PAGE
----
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Men urged to take leading role in maternal care to help reduce maternal death

by biasharadigest

Men have been encouraged to take a leading role in general child development in order to help reduce maternal death in children aged five years and below.

Speaking at Safari Park Hotel during the second annual conference held on 5th and 6th February 2020 on the Partnership for strengthening maternal, neonatal, child health and nutrition, Maternal health expert Esther Sangunyi said men should be directly involved since they are the main decision makers at home.

Sangunyi added that they have taken the ‘Lea Mimba’ approach to create a favorable home-grown environment where expectant mothers can comfortably discuss various issues that can help them improve maternal health care.

In conjunction with global, regional and national policies and commitment, the organizations under this Partnership for Strengthening Maternal, Neonatal, Child Health and Nutrition in Kenya (PSMNCHNK) was initiated by a group of six organizations contributing to addressing the challenges facing maternal, newborn, child and Nutrition (MCNHN) in Kenya.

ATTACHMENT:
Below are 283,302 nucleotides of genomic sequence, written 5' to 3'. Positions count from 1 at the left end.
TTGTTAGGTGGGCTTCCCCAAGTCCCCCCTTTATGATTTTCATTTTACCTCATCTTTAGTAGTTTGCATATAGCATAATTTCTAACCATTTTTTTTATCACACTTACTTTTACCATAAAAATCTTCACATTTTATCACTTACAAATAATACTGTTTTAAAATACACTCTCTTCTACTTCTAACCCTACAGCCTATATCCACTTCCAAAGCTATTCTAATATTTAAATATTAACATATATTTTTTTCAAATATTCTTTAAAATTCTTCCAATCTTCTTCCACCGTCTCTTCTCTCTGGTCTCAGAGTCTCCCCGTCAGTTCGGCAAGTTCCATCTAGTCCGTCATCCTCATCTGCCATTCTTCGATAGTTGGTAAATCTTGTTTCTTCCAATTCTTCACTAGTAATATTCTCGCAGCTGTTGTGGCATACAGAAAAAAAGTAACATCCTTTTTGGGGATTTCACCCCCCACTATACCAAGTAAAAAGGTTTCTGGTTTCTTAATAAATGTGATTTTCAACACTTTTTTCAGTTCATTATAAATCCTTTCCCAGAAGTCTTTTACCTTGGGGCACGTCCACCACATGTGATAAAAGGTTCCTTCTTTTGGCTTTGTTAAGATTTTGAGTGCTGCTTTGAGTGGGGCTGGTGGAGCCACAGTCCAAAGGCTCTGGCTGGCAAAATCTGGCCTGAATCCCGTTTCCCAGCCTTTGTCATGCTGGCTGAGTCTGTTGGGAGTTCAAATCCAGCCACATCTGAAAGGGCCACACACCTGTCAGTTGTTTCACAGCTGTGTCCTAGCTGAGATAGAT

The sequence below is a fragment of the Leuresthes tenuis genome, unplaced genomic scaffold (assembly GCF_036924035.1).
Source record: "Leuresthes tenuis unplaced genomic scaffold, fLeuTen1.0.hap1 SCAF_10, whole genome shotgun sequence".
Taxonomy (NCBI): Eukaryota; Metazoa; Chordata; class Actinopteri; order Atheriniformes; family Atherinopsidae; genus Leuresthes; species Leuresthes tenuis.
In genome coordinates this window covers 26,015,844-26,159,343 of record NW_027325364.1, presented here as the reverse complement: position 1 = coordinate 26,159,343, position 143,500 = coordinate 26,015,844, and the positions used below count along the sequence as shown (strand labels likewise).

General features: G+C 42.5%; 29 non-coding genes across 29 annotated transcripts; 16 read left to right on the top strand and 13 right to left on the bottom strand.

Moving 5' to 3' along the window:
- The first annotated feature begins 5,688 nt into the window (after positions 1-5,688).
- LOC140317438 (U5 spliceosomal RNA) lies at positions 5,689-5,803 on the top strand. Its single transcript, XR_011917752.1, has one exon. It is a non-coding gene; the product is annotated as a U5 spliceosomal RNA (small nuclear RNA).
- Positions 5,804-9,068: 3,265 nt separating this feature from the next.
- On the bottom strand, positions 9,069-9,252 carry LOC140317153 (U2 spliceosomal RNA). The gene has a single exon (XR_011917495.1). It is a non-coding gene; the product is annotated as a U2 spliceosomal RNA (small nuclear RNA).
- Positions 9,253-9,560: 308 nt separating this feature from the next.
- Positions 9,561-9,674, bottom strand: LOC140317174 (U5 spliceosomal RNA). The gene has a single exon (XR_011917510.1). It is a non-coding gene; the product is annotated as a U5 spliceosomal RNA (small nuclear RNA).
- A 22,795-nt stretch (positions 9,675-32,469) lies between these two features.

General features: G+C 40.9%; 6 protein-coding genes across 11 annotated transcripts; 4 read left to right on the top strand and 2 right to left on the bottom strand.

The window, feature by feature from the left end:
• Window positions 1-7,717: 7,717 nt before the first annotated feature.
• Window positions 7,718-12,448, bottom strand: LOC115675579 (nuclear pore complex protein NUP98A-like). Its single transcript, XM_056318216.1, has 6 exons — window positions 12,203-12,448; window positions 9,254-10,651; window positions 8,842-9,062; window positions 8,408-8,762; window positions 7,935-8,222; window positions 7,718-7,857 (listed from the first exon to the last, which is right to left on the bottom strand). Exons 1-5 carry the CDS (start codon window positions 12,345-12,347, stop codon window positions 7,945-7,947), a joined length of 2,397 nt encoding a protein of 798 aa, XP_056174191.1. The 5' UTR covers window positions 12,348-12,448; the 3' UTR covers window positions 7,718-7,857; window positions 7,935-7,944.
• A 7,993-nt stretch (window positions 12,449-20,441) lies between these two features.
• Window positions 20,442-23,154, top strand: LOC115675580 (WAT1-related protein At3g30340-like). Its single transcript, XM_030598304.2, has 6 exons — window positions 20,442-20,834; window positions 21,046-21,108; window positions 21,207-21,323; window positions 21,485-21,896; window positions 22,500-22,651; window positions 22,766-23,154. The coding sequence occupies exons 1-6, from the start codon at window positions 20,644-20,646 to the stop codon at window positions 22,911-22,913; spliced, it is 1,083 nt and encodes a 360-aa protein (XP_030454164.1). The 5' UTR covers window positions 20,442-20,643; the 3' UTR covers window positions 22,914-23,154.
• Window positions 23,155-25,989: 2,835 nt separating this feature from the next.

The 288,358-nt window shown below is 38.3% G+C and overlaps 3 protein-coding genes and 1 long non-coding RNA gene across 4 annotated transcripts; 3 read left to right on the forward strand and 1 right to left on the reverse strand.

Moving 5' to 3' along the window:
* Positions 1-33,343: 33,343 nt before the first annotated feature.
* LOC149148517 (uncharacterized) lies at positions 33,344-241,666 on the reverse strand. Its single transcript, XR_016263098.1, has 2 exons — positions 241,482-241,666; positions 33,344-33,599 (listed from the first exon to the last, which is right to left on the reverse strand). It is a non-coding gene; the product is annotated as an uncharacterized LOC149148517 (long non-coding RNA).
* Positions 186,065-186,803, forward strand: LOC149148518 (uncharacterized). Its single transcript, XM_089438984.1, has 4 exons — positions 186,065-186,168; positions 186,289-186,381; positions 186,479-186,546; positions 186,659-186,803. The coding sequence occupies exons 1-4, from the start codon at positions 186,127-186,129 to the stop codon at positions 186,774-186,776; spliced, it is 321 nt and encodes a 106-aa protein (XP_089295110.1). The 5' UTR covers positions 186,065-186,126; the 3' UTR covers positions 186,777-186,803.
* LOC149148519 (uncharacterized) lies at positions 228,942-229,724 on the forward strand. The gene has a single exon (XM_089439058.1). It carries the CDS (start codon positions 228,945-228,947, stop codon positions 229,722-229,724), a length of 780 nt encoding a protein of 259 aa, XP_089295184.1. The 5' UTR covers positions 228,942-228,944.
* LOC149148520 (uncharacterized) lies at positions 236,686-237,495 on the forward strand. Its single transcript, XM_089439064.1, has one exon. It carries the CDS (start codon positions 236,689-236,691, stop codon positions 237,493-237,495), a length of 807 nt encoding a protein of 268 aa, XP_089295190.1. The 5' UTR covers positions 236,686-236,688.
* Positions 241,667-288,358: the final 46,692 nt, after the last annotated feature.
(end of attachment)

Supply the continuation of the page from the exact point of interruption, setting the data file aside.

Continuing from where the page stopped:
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The partners include Action Against Anger, Aghakan Foundation, Amref, Hellen Keller international, Nutrition International and World vision. They share and implement different maternal, newborn, child and Nutrition projects spread across different countries.

PSMNCHNK’s theme is a holistic approach for improving health and nutrition in women, children and adolescent girls in Kenya.

The aim is to demonstrate efforts to improve maternal child health and nutrition through evidence based implementation, share knowledgeproducts and lessons from successful approaches for improving quality of RMNCAH and nutrition services and influence policy. Ii is also geared towards utilizing the group as a platform for policy influence, coordination and donor linkages for sustained program support.

Around 16,000 children under five die every day globally.

In Kenya, neonatal, infants under five mortality rates for 22 per 1000 live births, 39 per 1000 live births and 52 for 1000 live births respectively.

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